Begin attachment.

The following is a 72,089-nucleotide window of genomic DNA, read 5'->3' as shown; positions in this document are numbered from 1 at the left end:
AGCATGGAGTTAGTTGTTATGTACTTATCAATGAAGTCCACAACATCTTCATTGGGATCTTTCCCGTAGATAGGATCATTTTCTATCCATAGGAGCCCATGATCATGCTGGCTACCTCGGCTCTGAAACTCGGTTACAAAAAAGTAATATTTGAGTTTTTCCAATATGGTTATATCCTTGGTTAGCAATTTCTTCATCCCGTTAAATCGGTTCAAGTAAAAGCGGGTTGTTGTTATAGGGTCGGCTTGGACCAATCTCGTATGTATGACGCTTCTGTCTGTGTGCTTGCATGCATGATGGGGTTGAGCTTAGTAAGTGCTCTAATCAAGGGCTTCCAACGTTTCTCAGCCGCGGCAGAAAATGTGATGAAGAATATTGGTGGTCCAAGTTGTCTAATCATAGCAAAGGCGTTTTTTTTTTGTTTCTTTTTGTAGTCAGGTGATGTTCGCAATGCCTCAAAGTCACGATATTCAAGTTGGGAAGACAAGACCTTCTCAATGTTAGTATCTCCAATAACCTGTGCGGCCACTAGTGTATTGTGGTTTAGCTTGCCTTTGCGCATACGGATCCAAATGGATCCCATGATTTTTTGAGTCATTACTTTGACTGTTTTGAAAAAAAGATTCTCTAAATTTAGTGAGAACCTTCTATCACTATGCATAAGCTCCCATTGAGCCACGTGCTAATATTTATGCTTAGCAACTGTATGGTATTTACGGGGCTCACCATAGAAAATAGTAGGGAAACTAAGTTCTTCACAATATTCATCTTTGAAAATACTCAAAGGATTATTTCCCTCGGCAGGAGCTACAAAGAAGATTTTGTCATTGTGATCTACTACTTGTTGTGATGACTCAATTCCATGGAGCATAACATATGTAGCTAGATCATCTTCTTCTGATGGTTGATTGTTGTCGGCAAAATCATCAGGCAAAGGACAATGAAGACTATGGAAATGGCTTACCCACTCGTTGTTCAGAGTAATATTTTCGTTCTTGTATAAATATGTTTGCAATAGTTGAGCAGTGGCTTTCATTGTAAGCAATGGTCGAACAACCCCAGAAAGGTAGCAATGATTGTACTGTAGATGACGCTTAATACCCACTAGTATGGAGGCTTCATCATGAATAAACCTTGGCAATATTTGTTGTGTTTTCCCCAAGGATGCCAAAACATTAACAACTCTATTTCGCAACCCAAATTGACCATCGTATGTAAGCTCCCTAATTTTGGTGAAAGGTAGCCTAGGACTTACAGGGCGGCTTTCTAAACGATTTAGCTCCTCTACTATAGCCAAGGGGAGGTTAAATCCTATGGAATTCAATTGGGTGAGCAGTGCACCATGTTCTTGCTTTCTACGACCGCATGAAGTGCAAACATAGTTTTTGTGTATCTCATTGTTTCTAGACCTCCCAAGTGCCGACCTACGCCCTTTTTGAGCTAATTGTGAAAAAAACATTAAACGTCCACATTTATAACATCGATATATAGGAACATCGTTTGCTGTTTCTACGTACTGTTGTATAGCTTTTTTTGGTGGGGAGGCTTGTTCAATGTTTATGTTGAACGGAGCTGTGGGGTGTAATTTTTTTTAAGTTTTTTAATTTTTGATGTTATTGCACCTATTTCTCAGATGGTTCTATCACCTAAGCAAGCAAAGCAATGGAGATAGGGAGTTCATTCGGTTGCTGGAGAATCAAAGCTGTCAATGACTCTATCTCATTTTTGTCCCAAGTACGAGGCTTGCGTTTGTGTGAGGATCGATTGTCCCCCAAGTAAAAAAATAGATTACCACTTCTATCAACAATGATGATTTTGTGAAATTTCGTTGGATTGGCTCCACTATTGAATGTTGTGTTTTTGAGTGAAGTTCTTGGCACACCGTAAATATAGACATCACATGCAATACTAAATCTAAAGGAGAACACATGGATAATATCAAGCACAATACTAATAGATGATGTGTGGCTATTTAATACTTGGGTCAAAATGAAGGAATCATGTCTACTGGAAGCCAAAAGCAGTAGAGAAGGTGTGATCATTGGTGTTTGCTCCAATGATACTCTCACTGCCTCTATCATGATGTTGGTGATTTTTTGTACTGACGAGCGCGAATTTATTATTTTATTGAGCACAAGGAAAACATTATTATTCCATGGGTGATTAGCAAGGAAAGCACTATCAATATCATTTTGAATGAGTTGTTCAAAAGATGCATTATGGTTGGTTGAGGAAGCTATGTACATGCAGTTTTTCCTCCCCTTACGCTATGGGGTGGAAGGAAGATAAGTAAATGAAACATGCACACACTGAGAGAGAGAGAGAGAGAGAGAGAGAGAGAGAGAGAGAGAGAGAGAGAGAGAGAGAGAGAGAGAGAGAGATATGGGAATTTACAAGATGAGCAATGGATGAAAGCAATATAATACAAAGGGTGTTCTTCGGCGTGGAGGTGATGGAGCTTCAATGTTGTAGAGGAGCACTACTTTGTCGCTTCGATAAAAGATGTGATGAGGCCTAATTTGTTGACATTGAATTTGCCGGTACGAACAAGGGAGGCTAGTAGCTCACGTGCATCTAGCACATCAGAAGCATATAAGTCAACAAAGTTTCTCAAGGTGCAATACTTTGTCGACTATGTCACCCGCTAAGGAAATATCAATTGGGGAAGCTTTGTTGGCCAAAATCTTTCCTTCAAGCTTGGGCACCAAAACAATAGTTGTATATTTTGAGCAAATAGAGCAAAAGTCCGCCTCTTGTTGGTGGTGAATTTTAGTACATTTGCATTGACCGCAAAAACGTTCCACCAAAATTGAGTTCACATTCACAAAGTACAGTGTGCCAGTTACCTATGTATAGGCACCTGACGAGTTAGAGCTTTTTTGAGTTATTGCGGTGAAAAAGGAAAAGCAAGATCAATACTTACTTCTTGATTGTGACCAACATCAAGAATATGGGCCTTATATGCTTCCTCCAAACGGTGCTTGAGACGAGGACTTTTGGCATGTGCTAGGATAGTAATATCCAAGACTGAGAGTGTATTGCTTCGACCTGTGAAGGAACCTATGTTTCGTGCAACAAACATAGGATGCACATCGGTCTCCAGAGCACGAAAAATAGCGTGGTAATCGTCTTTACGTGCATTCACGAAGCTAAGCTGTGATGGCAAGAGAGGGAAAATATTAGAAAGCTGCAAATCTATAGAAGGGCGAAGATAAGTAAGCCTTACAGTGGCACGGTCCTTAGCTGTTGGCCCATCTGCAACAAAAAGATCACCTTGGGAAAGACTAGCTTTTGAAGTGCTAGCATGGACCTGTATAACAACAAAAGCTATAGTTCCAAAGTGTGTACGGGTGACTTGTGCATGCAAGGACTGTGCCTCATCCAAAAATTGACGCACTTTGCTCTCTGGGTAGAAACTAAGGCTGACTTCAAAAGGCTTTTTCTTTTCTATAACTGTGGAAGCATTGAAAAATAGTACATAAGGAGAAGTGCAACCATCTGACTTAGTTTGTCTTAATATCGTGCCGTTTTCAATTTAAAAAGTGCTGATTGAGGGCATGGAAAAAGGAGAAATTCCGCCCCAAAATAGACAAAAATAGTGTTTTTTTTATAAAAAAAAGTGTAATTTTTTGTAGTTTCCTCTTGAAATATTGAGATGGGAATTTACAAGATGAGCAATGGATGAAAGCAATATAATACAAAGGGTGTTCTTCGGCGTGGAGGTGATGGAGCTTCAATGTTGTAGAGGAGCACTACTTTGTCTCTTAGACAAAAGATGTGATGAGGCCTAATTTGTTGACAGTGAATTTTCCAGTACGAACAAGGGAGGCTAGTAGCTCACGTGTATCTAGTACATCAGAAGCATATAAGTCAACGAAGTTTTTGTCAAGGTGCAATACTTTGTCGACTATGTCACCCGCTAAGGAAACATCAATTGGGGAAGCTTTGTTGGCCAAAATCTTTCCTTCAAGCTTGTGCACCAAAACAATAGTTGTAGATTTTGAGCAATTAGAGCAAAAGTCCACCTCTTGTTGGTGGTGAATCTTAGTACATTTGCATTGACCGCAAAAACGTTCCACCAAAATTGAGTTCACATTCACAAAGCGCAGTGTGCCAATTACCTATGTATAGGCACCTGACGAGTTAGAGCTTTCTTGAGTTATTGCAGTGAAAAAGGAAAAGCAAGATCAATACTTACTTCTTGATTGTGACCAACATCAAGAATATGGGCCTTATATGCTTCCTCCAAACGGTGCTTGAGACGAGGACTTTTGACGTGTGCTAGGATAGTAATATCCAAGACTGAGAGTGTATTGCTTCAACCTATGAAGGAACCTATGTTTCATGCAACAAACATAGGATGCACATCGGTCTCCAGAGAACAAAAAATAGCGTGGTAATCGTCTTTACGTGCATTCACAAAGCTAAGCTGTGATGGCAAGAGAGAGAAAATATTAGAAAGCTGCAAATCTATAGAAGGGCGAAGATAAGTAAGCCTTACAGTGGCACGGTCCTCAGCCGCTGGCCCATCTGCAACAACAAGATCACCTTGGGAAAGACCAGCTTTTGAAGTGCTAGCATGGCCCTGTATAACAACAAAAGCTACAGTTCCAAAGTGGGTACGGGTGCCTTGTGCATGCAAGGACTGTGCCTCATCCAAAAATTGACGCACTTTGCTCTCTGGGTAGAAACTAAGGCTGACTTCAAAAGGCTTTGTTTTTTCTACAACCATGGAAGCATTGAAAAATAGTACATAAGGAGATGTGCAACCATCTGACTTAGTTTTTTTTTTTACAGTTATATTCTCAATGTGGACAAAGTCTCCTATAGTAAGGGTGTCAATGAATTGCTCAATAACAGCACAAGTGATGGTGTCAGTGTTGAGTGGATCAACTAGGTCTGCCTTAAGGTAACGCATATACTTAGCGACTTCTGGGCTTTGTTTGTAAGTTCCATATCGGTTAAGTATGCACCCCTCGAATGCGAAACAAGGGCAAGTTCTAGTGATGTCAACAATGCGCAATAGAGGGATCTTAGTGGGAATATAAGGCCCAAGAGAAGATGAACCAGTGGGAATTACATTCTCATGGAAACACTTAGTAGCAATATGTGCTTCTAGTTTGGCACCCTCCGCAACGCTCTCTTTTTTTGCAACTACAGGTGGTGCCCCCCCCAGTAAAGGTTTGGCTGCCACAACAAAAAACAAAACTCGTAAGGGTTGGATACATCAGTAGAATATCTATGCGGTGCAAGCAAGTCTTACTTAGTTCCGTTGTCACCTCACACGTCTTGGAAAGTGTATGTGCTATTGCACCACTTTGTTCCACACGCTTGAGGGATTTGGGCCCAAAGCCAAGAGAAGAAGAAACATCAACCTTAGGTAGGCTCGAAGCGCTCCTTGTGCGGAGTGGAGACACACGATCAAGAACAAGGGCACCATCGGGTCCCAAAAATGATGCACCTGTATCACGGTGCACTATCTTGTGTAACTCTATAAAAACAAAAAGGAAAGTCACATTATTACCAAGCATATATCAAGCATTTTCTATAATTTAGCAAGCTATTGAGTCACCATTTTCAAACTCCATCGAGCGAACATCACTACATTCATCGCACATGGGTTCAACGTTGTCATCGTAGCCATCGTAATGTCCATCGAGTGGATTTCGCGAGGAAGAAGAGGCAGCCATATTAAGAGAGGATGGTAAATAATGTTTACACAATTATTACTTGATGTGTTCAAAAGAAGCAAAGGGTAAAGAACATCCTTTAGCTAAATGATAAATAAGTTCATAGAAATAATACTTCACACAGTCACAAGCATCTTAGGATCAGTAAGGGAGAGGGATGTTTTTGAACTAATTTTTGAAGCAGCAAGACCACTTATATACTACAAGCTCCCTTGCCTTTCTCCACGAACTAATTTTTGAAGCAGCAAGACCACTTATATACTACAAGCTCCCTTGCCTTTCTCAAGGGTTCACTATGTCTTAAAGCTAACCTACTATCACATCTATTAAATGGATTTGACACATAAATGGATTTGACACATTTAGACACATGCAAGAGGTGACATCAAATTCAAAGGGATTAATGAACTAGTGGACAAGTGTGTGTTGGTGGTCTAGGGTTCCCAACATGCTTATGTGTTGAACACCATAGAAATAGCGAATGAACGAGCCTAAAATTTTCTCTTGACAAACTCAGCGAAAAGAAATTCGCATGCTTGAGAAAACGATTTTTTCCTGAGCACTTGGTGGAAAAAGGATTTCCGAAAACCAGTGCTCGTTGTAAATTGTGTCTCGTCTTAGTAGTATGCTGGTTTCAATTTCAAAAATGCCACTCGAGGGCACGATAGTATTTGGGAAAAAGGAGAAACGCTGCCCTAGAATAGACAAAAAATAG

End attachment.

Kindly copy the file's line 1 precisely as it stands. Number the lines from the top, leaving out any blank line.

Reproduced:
The following is a 72,089-nucleotide window of genomic DNA, read 5'->3' as shown; positions in this document are numbered from 1 at the left end: